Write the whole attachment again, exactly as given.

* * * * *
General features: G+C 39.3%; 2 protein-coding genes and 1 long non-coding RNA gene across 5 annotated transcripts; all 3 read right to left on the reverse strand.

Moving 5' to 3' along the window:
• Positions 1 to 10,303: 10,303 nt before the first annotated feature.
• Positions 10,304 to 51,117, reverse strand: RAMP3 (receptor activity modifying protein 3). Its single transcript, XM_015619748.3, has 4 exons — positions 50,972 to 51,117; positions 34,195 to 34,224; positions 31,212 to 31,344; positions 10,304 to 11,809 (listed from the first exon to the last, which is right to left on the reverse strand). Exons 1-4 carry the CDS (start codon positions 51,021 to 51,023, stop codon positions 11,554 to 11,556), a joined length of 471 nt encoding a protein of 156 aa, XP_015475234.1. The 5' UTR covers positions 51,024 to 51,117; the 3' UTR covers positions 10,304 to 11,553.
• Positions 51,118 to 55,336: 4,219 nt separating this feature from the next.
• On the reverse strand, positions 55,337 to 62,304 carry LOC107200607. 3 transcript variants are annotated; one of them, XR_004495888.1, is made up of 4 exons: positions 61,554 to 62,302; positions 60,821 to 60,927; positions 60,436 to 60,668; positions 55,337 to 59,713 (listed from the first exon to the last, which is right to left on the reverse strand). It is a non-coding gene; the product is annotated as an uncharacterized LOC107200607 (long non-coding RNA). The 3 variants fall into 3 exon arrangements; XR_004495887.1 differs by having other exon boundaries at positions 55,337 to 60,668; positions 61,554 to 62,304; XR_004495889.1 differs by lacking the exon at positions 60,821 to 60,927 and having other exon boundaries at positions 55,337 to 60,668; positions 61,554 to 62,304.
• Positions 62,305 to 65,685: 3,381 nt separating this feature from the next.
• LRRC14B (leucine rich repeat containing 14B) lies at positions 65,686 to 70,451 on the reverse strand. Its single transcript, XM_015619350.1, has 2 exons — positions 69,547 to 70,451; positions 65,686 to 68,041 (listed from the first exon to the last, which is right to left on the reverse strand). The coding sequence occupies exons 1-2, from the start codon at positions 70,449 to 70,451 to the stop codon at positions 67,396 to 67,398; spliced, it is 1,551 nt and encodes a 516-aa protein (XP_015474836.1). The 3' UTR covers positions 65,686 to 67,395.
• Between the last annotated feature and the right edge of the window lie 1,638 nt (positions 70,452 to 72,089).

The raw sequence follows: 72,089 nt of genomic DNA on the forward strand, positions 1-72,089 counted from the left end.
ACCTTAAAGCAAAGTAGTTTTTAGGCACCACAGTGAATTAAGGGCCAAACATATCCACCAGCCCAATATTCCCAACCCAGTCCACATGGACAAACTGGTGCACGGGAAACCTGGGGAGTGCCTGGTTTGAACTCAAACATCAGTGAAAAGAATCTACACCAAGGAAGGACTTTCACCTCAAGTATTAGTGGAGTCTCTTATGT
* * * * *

General features: G+C 39.3%; 2 protein-coding genes and 1 long non-coding RNA gene across 5 annotated transcripts; all 3 read right to left on the reverse strand.

Moving 5' to 3' along the window:
• Positions 1 to 10,303: 10,303 nt before the first annotated feature.
• Positions 10,304 to 51,117, reverse strand: RAMP3 (receptor activity modifying protein 3). Its single transcript, XM_015619748.3, has 4 exons — positions 50,972 to 51,117; positions 34,195 to 34,224; positions 31,212 to 31,344; positions 10,304 to 11,809 (listed from the first exon to the last, which is right to left on the reverse strand). Exons 1-4 carry the CDS (start codon positions 51,021 to 51,023, stop codon positions 11,554 to 11,556), a joined length of 471 nt encoding a protein of 156 aa, XP_015475234.1. The 5' UTR covers positions 51,024 to 51,117; the 3' UTR covers positions 10,304 to 11,553.
• Positions 51,118 to 55,336: 4,219 nt separating this feature from the next.
• On the reverse strand, positions 55,337 to 62,304 carry LOC107200607. 3 transcript variants are annotated; one of them, XR_004495888.1, is made up of 4 exons: positions 61,554 to 62,302; positions 60,821 to 60,927; positions 60,436 to 60,668; positions 55,337 to 59,713 (listed from the first exon to the last, which is right to left on the reverse strand). It is a non-coding gene; the product is annotated as an uncharacterized LOC107200607 (long non-coding RNA). The 3 variants fall into 3 exon arrangements; XR_004495887.1 differs by having other exon boundaries at positions 55,337 to 60,668; positions 61,554 to 62,304; XR_004495889.1 differs by lacking the exon at positions 60,821 to 60,927 and having other exon boundaries at positions 55,337 to 60,668; positions 61,554 to 62,304.
• Positions 62,305 to 65,685: 3,381 nt separating this feature from the next.
• LRRC14B (leucine rich repeat containing 14B) lies at positions 65,686 to 70,451 on the reverse strand. Its single transcript, XM_015619350.1, has 2 exons — positions 69,547 to 70,451; positions 65,686 to 68,041 (listed from the first exon to the last, which is right to left on the reverse strand). The coding sequence occupies exons 1-2, from the start codon at positions 70,449 to 70,451 to the stop codon at positions 67,396 to 67,398; spliced, it is 1,551 nt and encodes a 516-aa protein (XP_015474836.1). The 3' UTR covers positions 65,686 to 67,395.
• Between the last annotated feature and the right edge of the window lie 1,638 nt (positions 70,452 to 72,089).

The raw sequence follows: 72,089 nt of genomic DNA on the forward strand, positions 1-72,089 counted from the left end.
ACCTTAAAGCAAAGTAGTTTTTAGGCACCACAGTGAATTAAGGGCCAAACATATCCACCAGCCCAATATTCCCAACCCAGTCCACATGGACAAACTGGTGCACGGGAAACCTGGGGAGTGCCTGGTTTGAACTCAAACATCAGTGAAAAGAATCTACACCAAGGAAGGACTTTCACCTCAAGTATTAGTGGAGTCTCTTATGT